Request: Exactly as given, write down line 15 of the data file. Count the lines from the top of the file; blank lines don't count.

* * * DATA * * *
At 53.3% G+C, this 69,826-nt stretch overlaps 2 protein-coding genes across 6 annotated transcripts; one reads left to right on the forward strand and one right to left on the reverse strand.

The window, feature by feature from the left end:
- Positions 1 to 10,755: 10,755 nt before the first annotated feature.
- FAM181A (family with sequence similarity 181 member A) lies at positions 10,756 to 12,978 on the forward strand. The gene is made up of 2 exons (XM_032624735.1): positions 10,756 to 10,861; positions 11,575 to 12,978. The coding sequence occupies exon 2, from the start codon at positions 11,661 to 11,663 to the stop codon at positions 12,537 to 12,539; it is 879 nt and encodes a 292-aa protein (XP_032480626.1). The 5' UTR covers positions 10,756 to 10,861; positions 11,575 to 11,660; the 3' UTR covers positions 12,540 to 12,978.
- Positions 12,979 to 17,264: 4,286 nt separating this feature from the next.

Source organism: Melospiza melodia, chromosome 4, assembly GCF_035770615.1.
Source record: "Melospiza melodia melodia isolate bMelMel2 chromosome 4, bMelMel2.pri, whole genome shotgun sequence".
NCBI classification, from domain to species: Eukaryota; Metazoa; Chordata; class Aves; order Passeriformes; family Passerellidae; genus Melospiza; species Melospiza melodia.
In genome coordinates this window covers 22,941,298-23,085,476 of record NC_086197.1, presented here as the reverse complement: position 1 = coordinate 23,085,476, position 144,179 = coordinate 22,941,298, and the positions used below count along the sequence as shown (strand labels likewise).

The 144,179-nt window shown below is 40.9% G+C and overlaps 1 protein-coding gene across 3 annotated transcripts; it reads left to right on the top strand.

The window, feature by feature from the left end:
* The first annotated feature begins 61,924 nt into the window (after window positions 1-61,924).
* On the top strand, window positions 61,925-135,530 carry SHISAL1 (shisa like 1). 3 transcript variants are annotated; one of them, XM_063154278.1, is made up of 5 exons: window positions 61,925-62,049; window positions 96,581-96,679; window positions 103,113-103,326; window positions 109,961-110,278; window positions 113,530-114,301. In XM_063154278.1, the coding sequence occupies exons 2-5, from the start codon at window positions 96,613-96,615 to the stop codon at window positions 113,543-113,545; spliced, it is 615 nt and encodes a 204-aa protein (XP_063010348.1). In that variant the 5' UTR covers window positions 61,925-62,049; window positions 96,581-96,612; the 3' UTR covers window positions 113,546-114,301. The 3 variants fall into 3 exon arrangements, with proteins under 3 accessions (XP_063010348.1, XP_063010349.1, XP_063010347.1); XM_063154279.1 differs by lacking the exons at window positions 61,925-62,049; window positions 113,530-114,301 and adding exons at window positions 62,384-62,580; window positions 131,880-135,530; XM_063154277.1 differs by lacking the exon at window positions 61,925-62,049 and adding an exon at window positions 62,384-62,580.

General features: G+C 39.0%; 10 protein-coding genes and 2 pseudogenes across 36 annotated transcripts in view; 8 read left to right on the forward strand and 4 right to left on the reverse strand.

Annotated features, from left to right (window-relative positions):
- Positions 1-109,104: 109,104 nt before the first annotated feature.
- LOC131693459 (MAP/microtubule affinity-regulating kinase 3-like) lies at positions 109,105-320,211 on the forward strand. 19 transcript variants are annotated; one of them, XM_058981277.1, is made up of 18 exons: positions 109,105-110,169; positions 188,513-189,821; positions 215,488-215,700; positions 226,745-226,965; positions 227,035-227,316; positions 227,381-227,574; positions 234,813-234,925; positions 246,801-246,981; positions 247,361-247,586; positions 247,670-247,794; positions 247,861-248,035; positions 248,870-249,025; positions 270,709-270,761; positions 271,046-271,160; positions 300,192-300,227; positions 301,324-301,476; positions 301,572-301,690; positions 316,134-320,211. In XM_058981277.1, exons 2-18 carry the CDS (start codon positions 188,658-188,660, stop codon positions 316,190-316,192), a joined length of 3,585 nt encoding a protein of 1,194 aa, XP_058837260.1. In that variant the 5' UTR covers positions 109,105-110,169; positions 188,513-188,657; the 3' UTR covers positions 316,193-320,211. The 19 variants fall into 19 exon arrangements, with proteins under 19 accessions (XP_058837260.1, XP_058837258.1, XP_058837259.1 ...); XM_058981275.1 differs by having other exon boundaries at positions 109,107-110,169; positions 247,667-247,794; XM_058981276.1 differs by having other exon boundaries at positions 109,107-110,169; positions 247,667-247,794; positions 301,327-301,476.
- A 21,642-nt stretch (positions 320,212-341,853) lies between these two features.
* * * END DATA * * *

Annotated features, from left to right (window-relative positions):